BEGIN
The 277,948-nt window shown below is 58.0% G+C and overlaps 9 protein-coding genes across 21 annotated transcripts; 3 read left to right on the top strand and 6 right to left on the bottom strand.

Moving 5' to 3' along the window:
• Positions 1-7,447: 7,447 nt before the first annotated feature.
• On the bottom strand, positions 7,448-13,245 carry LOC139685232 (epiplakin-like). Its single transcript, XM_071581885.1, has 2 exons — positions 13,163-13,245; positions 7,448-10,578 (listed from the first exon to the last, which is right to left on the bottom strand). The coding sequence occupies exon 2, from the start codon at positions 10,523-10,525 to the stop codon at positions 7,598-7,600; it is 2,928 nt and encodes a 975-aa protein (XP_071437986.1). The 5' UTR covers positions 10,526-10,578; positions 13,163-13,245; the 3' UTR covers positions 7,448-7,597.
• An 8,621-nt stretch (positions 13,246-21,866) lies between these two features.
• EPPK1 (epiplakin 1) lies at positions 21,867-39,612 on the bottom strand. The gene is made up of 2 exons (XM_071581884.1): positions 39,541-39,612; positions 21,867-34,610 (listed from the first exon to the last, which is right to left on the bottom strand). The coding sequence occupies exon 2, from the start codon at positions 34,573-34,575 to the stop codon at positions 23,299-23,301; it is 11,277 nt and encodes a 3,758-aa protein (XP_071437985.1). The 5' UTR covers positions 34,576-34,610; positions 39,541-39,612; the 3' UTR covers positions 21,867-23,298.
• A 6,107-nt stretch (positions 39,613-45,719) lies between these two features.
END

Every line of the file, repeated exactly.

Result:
The 277,948-nt window shown below is 58.0% G+C and overlaps 9 protein-coding genes across 21 annotated transcripts; 3 read left to right on the top strand and 6 right to left on the bottom strand.

Moving 5' to 3' along the window:
• Positions 1-7,447: 7,447 nt before the first annotated feature.
• On the bottom strand, positions 7,448-13,245 carry LOC139685232 (epiplakin-like). Its single transcript, XM_071581885.1, has 2 exons — positions 13,163-13,245; positions 7,448-10,578 (listed from the first exon to the last, which is right to left on the bottom strand). The coding sequence occupies exon 2, from the start codon at positions 10,523-10,525 to the stop codon at positions 7,598-7,600; it is 2,928 nt and encodes a 975-aa protein (XP_071437986.1). The 5' UTR covers positions 10,526-10,578; positions 13,163-13,245; the 3' UTR covers positions 7,448-7,597.
• An 8,621-nt stretch (positions 13,246-21,866) lies between these two features.
• EPPK1 (epiplakin 1) lies at positions 21,867-39,612 on the bottom strand. The gene is made up of 2 exons (XM_071581884.1): positions 39,541-39,612; positions 21,867-34,610 (listed from the first exon to the last, which is right to left on the bottom strand). The coding sequence occupies exon 2, from the start codon at positions 34,573-34,575 to the stop codon at positions 23,299-23,301; it is 11,277 nt and encodes a 3,758-aa protein (XP_071437985.1). The 5' UTR covers positions 34,576-34,610; positions 39,541-39,612; the 3' UTR covers positions 21,867-23,298.
• A 6,107-nt stretch (positions 39,613-45,719) lies between these two features.